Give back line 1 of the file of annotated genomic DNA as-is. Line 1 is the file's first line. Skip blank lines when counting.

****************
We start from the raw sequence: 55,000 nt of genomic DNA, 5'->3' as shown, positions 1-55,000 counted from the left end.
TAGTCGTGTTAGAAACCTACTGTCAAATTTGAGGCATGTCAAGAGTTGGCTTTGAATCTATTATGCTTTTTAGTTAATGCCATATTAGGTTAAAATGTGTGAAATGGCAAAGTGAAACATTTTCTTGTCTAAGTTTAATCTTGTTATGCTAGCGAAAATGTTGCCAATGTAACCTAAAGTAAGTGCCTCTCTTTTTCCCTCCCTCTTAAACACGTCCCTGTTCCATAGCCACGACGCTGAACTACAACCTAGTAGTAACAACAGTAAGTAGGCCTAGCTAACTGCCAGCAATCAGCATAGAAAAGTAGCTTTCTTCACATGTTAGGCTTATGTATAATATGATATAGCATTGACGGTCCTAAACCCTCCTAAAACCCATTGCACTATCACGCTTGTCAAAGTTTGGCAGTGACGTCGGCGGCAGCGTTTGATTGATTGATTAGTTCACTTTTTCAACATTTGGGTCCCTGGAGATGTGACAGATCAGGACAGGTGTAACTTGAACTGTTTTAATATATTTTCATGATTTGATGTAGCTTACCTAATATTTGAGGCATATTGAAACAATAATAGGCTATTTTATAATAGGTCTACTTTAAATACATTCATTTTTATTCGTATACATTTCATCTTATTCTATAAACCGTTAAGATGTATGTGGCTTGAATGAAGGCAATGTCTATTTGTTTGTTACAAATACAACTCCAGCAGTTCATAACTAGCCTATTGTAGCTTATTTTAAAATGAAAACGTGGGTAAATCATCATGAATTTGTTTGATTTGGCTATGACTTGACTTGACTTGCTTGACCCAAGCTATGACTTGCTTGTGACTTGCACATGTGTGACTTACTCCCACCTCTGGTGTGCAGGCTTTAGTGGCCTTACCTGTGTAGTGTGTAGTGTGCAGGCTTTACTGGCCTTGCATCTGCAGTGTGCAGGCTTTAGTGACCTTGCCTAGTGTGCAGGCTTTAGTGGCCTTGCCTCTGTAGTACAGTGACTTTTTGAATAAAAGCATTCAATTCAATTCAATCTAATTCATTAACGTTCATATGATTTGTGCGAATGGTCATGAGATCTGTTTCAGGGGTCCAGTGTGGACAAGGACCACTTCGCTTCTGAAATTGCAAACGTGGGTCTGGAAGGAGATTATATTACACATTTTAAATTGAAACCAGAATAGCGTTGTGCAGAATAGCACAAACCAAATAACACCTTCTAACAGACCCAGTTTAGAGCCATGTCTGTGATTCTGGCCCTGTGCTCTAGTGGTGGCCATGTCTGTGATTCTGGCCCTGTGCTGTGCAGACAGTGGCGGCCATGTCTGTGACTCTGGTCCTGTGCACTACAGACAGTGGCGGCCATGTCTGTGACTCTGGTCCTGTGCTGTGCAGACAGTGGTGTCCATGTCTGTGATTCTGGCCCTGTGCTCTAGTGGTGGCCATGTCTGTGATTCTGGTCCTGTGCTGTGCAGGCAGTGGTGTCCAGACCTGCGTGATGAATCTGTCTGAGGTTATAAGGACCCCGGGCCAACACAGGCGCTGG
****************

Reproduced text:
We start from the raw sequence: 55,000 nt of genomic DNA, 5'->3' as shown, positions 1-55,000 counted from the left end.